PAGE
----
India, US battle over allegations of conversion by Christian NGO
India today reacted strongly to concerns expressed by top US lawmakers over the alleged curbs imposed by the government on a Christian NGO, saying it is based on “limited understanding of India, its society, Constitution and laws” and asserted that it welcomes lawful operation of foreign NGOs.
External Affairs Ministry Spokesperson Vikas Swarup said Indias credentials as a vibrant democracy and pluralistic society with a strong civil society are well known and need no reiteration.
He also emphasised that the government is fully committed to the Constitutional principles which “underpin the nation of 1.25 billion people as a multi-ethnic and multi-religious society with an abiding commitment to inclusion and tolerance”.
Ministry of Home Affairs had put Compassion International (CI)on the Prior Permission (PP) list, after its affiliate, Caruna Bal Vikas (CBV), Chennai (FCRA-NGO), distributed the money it (i.e., CBV) received to other NGOs, which were not registered under FCRA. The transfer of such foreign funds by an FCRA-NGO to organizations, which are not registered under FCRA is a violation of Section 7 of the FCRA (2010).
Inputs from sources at MEA indicate that since 2009, the inflow from worldwide Compassion offices (primarily from Colorado) to FCRA-NGOs in India has been: Rs. 230 crore in 2013-14 calculated from FCRA returns corresponds to about USD 40 million, which amounts to 80% of what Compassion International claimed as its “donations” to South Asia in its US tax return.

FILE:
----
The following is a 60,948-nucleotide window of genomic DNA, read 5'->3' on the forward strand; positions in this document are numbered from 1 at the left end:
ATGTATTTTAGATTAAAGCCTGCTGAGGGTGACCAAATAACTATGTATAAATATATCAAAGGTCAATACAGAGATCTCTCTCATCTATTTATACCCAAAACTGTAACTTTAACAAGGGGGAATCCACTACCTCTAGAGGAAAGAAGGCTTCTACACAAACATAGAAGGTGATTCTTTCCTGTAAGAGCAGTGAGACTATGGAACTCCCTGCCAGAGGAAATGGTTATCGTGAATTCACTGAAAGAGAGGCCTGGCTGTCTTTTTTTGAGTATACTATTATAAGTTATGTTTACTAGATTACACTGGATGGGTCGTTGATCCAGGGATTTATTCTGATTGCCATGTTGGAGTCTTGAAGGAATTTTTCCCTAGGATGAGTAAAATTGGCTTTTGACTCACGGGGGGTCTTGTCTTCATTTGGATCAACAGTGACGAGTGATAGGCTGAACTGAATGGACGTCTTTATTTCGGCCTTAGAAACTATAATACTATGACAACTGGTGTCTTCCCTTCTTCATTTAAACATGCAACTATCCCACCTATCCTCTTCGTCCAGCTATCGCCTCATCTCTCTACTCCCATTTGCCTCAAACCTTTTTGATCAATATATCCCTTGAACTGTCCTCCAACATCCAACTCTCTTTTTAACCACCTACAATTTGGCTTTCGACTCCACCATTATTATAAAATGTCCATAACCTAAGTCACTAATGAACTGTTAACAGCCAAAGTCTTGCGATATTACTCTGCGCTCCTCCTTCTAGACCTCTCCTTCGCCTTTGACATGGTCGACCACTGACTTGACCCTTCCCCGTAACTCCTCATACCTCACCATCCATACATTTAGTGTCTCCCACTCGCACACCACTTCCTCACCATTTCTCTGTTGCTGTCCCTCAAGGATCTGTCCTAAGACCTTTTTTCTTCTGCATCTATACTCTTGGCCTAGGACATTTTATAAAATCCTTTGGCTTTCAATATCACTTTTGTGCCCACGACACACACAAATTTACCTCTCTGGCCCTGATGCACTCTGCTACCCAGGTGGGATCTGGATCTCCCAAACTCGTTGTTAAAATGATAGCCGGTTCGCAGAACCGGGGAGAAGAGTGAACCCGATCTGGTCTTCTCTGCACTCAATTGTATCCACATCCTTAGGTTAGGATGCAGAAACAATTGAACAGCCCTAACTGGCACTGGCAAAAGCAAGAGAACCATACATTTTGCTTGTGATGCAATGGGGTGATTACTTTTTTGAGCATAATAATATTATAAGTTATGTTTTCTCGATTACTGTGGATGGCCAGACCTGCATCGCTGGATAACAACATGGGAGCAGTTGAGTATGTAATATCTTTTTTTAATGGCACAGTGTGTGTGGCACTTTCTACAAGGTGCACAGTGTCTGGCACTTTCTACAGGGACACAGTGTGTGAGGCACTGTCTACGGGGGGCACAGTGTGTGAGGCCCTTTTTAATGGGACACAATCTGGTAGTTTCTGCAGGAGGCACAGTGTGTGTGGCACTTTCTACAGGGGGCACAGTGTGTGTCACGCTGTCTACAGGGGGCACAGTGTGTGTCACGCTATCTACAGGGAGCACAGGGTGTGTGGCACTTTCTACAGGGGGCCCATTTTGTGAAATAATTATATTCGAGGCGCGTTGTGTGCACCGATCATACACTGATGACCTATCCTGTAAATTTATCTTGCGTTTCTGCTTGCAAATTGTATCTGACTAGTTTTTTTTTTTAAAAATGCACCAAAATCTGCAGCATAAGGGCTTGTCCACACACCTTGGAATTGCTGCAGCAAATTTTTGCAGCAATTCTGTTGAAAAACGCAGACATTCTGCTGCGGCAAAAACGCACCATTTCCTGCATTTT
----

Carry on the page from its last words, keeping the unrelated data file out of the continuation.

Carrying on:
“Our attention has been drawn to a recent Congressional hearing in the US regarding placing of an American NGO in the Prior Reference Category by Ministry of Home Affairs. The hearing appears to be based on limited understanding of India, its society, Constitution and laws.
“There is a well-established legal framework for NGOs to conduct their operations in India. This is borne out by the presence of over three million NGOs in the country, one of the largest NGO networks in the world. India welcomes lawful operation of foreign NGOs in India.
“Government of India looks forward to continuing to work with the US Congress and Administration to foster mutual understanding and deepen India-US bilateral relations,” he said.
Top American lawmakers had yesterday expressed concern over the alleged curbs imposed by India on a Christian charity organisation whose representatives appeared before a Congressional hearing seeking change in New Delhi’s policies related to foreign funding of NGOs.
Congressman Ed Royce, Chairman of the powerful House Foreign Relations Committee, joined by some other lawmakers and representations of human rights bodies and Compassion International (CI), had rued that the recent effort to regulate foreign funding and enforce taxation laws had made it impossible for them to carry out work among poor children in India.
CI, a Christian charity organisation has often been accused of being engaged in religious conversions in India.